Thoughts for Thursday: The reading confluence

I had a weird, wonderful confluence between writing & reading, a strange happenstance of disparate books coming together, that broke through a sort of block I’d been having in my fiction writing. Hard to explain, but I’ll try:

Three of my current and completely random reads underwent this synergistic explosion in my brain: Cat’s Eye by Margaret Atwood (which I just finished), Trilby by George du Maurier (found on a dollar cart last week) and Hester by Margaret Oliphant (found in search for Victorian novels).

Cat’s Eye and Trilby both have sight and vision as a major motif. Du Maurier, as it happens, lost vision in one eye, which terrified him, and led him to address vision in his novel.

Cat’s Eye and Hester are both “realism novels,” meaning the stories may not “go anywhere,” and that is part of their structure. This gave me a “duh” moment (the pessimist’s equivalent of Oprah’s “ah-ha” moment), when I “got” what Atwood was going after with Cat’s Eye: the messiness, false starts, unraveling endings and dead-ends of real life versus the tight plot and progressive narrative of a traditional novel. (Can’t wait to read Hester and see how it compares to Cat’s Eye…)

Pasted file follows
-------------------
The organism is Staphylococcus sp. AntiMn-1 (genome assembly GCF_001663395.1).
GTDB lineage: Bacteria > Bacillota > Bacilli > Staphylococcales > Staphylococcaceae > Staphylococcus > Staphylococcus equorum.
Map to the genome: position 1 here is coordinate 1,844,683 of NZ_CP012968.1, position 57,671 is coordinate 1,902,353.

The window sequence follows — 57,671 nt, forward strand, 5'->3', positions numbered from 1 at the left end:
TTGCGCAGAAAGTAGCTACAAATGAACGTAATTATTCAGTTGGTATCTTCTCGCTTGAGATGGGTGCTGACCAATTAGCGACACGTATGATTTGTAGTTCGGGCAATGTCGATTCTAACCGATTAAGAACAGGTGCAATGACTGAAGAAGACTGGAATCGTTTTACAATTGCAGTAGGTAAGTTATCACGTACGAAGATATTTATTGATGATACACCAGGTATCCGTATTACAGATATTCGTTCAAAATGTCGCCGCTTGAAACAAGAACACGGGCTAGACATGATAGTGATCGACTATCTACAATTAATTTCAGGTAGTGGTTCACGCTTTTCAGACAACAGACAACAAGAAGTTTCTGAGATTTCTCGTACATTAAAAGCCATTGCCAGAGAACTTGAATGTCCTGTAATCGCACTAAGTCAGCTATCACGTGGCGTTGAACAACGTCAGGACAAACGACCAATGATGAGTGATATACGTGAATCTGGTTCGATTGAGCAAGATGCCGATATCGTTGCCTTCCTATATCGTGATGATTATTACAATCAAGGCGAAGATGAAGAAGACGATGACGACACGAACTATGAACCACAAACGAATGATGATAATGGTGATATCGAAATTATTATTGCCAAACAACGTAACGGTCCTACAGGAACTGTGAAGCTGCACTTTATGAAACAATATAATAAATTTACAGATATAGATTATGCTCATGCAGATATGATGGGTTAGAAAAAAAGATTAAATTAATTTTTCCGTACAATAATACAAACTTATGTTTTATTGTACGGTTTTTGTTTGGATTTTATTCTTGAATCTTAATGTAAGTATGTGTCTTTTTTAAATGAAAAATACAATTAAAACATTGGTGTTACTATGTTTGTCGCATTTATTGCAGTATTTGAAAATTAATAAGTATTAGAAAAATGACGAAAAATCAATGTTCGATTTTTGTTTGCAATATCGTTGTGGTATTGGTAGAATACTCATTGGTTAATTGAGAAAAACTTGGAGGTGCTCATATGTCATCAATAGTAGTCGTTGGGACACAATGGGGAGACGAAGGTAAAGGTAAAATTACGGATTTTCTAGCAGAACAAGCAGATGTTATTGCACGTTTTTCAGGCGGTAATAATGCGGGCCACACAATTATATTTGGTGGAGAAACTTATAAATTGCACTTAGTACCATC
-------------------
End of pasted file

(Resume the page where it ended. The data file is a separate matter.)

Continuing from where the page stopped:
The Atwood insight in turn gave surge to a virtual wave of ideas, motifs, symbols etc. that I envisioned for my own fiction. As a bonus, a particular “voice” I want to achieve popped into my head….a moment of clarity.

A good feeling to see how all of my reading is “paying off,” in terms of how it is acting in my subconscious. (Geez, if only I could & would actually write.)

Oh, I don’t feel I have come anywhere close to explaining the complete surprise of the book-to-book dynamics and how amazingly satisfying the feeling when all the divergent streams brooked together.

But, somehow, I have a feeling many of you writers & readers out there know exactly what I’m talking about.

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3 Responses to Thoughts for Thursday: The reading confluence

  1. Kate S. says:

    How wonderful! I do know exactly what you’re talking about and you describe it so well.

    Like

  2. Dorothy W. says:

    I DO know what you’re talking about — it’s quite wonderful!

    Like

  3. Lesley says:

    I sure do – and it’s great, isn’t it?The used to have a copy of Trilby but never read it and ended up selling it as a USB. The only thing I remember about it is realizing where ‘Svengali’ came from.

    Like

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